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The details sounded ominously familiar: a down-and-out loner with a professed hatred of the U.S. government dreams of bombing a government building—maybe even the U.S. Capitol—then sets about procuring the ingredients to carry out his scheme.
That was the plan hatched by Tennessee farmer Demetrius Van Crocker, whose views were no secret to people who knew him. But most discounted his extremist rants as just that, the ideological ravings of a former member of the right-wing National Socialist Movement.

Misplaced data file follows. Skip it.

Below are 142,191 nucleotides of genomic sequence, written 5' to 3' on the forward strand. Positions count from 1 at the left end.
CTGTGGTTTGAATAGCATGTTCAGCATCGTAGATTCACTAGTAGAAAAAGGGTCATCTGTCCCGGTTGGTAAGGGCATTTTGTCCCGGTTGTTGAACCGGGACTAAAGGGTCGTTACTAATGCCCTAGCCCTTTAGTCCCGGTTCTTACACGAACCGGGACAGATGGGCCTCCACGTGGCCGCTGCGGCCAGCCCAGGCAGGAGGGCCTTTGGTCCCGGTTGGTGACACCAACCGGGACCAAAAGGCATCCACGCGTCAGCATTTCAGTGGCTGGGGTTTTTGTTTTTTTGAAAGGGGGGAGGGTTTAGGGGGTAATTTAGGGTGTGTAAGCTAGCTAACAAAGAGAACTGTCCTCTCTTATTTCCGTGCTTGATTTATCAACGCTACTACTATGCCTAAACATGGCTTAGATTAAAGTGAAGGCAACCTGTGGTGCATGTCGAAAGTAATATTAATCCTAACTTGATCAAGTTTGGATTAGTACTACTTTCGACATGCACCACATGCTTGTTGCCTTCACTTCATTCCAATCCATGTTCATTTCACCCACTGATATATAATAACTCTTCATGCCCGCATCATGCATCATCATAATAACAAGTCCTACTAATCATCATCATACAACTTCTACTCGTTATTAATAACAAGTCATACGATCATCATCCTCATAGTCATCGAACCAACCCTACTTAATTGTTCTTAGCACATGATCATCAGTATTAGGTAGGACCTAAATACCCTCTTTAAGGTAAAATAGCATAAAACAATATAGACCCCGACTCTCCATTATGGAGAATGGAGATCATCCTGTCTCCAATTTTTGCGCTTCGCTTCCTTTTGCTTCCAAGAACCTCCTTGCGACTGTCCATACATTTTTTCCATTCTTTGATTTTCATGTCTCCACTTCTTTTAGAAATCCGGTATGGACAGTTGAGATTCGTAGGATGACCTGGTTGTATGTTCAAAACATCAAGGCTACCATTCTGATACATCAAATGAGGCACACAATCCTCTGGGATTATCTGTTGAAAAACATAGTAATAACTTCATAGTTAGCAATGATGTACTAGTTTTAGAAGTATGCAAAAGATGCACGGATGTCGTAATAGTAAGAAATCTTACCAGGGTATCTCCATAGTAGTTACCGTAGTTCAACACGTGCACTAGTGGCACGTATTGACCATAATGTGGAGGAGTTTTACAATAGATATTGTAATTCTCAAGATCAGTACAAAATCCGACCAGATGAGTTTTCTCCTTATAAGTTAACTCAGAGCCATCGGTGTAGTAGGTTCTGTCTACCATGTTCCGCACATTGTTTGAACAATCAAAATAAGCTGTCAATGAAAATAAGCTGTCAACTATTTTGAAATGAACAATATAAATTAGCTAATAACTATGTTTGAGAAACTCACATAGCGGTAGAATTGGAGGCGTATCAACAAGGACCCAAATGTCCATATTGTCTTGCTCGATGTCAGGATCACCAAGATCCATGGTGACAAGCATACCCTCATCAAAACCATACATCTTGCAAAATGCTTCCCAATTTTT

Then in 2004, Van Crocker’s plan crystallized—he would buy materials to build a dirty bomb to blow up a state or federal courthouse. At that point a “concerned citizen” took him seriously enough to call the Tennessee Bureau of Investigation, which in turn called the FBI.
A search of Van Crocker’s home turned up components for pipe bombs, a cache of loaded weapons, and right-wing paraphernalia. It took a jury 90 minutes to convict Van Crocker in April on five counts of trying to acquire chemical weapons and explosives to destroy government buildings. He was sentenced November 28 to 30 years in prison.
The case stands as an example of how far tips from the public go toward protecting the U.S. from terrorists, abroad and at home. The undercover agent said as much: “I’m firmly convinced that had he come into possession of the right stuff he would have done something.”